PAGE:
The Universe comprises energy and matter where matter includes particles, namely molecules and atoms. Moreover, the molecules and atoms with the help of energy can move invariably. So, their motion can either be that of colliding with each other or moving forward and backwards.
As a result of this motion between atoms and molecules, heat energy is formed, which is one of the fundamentals of the principles of calorimetry. Furthermore, thermal energy is present everywhere – in a human body, in volcanoes and even in the coolest spaces. It is transferable from one body to another body.
This heat flow that takes place within physical processes and chemical reactions is measurable. Additionally, the procedure of measuring heat is termed as calorimetry.
To define calorimetry, it can be said that it is an act of quantifying change in thermal energy of an object. Some of the vital highlights related to calorimetry are as follows.
The temperature of a body or an object determines the heat amount present in that body.
Temperature and heat energy are directly proportional to each other. So, this means that more the amount of heat energy more is the temperature of a body.
To evaluate the loss and gain of thermal energy, an object’s temperature is measured prior and after the transfer of heat. Hence, this temperature difference ascertains the heat change of a body.
Let us consider a hot cup of coffee or chilled ice cream, which are kept at room temperature. Eventually, after an hour or two, the coffee will cool down, and the ice cream will melt. This change happens because the coffee releases heat energy, and it’s temperature reduces. On the other hand, the ice cream’s temperature rises as it absorbs heat from the atmosphere.
Notably, the process of calorimetry is executed using a calorimeter. A calorimeter is a tool that measures either the quantity of heat energy gained or released, or specific heat capacity.
In a calorimeter, two forms of matter (desirably a liquid and a solid) are situated in contact with one another. Moreover, both bodies have distinct temperatures. Due to this arrangement, heat energy gets transferred from an object having greater temperature to an object having lesser temperature.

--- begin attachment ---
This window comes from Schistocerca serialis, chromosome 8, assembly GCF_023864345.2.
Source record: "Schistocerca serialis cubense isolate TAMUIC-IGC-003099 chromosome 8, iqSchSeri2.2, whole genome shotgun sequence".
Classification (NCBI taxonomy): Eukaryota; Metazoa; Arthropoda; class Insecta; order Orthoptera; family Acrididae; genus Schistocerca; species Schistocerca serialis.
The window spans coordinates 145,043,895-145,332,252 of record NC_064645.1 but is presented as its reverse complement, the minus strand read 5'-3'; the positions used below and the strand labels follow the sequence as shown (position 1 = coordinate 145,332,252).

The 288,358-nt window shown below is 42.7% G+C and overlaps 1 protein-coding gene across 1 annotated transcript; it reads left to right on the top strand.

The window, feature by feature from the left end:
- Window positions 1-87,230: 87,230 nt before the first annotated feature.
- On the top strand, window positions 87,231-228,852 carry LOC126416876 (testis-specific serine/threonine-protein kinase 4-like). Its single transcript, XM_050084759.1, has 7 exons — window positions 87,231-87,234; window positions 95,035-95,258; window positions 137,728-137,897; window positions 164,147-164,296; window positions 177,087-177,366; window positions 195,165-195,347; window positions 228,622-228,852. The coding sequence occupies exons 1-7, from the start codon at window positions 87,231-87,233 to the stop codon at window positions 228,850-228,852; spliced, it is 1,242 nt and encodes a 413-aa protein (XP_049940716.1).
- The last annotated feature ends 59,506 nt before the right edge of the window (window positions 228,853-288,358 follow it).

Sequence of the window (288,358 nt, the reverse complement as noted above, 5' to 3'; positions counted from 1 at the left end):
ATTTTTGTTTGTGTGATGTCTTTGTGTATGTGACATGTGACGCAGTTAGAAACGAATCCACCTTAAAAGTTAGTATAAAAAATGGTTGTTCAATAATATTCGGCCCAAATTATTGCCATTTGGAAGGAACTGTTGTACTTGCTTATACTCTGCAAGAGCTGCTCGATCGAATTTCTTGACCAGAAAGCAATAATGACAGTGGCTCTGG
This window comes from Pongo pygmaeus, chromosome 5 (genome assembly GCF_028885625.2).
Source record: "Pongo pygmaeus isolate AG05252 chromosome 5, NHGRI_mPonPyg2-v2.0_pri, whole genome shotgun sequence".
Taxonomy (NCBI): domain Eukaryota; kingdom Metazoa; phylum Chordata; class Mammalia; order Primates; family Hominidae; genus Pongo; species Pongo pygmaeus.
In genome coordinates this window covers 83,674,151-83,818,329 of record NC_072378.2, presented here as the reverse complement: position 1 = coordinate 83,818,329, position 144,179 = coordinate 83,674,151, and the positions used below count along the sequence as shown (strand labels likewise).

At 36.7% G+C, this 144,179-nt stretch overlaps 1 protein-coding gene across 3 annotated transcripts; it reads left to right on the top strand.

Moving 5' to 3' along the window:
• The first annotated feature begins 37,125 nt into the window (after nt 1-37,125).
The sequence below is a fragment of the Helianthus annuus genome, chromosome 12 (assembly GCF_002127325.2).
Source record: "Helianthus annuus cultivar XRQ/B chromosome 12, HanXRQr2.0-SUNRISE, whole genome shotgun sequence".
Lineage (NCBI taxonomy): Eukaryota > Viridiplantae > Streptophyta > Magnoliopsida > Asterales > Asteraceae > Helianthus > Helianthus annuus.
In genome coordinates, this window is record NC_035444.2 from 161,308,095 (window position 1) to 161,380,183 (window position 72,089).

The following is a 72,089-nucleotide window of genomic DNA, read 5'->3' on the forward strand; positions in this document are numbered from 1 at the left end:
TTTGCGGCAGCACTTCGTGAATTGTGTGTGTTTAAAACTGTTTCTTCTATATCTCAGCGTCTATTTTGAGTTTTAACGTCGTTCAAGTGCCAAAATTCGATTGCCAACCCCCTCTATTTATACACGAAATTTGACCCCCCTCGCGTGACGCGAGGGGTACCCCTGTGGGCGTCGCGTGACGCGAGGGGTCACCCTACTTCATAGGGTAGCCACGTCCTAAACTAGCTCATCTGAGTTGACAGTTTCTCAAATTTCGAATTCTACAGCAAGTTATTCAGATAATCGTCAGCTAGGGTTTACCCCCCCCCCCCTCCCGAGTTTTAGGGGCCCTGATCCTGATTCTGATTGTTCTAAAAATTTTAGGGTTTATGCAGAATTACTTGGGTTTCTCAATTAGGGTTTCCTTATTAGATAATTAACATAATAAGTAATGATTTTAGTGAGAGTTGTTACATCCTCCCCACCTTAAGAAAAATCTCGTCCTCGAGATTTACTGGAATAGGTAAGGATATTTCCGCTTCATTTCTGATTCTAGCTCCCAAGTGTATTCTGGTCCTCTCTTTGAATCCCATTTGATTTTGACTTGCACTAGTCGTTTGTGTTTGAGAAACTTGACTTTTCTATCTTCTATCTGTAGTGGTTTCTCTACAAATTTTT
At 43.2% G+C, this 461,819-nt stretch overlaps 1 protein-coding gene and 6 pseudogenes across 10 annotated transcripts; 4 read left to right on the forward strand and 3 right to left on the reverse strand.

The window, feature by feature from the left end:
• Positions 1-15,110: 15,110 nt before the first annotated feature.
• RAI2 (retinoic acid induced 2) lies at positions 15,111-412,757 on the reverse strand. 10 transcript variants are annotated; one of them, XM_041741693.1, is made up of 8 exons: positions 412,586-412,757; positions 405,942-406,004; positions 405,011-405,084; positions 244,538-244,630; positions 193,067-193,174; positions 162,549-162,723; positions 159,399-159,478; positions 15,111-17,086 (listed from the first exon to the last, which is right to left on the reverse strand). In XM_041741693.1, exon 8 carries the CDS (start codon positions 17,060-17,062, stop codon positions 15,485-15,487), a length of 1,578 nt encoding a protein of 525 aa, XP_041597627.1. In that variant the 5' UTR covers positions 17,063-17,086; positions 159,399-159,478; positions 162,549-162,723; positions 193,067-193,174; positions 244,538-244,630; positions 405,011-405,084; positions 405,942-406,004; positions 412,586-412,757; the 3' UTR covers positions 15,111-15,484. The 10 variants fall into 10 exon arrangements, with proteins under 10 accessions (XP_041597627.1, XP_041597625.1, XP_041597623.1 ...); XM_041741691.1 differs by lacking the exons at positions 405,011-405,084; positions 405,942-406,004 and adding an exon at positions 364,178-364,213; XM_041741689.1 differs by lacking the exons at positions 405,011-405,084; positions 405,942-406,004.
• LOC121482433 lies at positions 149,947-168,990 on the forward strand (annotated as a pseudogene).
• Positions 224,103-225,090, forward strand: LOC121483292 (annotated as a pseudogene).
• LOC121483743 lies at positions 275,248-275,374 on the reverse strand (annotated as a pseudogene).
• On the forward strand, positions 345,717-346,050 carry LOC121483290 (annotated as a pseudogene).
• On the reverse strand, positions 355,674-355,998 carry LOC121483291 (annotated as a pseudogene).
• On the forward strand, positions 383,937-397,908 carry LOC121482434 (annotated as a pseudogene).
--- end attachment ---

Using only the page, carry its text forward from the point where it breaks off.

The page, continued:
However, heat flow continues until a state of thermal equilibrium is achieved between the bodies. The principle of calorimetry signifies the “law of conservation of energy.” Hence, this statement means that total amount of heat absorbed by the cold object is equal to the total amount of heat released by the hot object.
The basic concept of calorimetry is as follows.
Heat released by hot object = Heat absorbed by cold object
The transfer of heat is evaluated with the help of a formula, which is as follows
Q = mCΔT
Where, Q = Entire heat energy (J)
m = Mass of an object or body (g)
C = Specific heat capacity (J/gm K)
ΔT = Change in temperature (°C)
(Fact: 4.1813 J/gm K is the specific heat capacity of water)
(i) What is the amount of heat needed to change 1g of water by 40°C. Provided that C of water is 4.2 J/gm K.
Solution: C= 4.2 J/gm K; m= 1g; ΔT= 40, then
According to the equation Q= mCΔT,
Therefore, Q= 1 X 4.2 X 40= 168 Joules.
(ii) 1000J of heat is applied to a mass of lead 0.5kg to change its temperature from 20°C to 40°C. Determine its heat capacity.
Solution: Q= 1000J; m= 0.5kg; ΔT= (40-20)°C= 20°C, then
C= 1000/(0.5X20); C= 100 J/kg K.
Do It Yourself
The Study of Calorimetry is Based on Which Law?
(a) Law of Kinetic Energy (b) Joule’s Law (c) Law of Conservation of Energy (d) None
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1.What are the Kinds of Calorimeter?
Ans. Some different kinds of calorimeters are reaction calorimeters, adiabatic calorimeters, differential Scanning calorimeters, Constant Volume calorimeters, etc.
2. What Equation is Used in Calorimetry?
Ans. The equation for calorimetry is Q = mc∆T, where Q= heat evolved, m= mass, c= specific heat capacity and ∆T= change in temperature.
3. What is the Principle of Calorimetry Class 11?
Ans. The principle of calorimetry states that heat loss from one object is equivalent to heat gain by another object.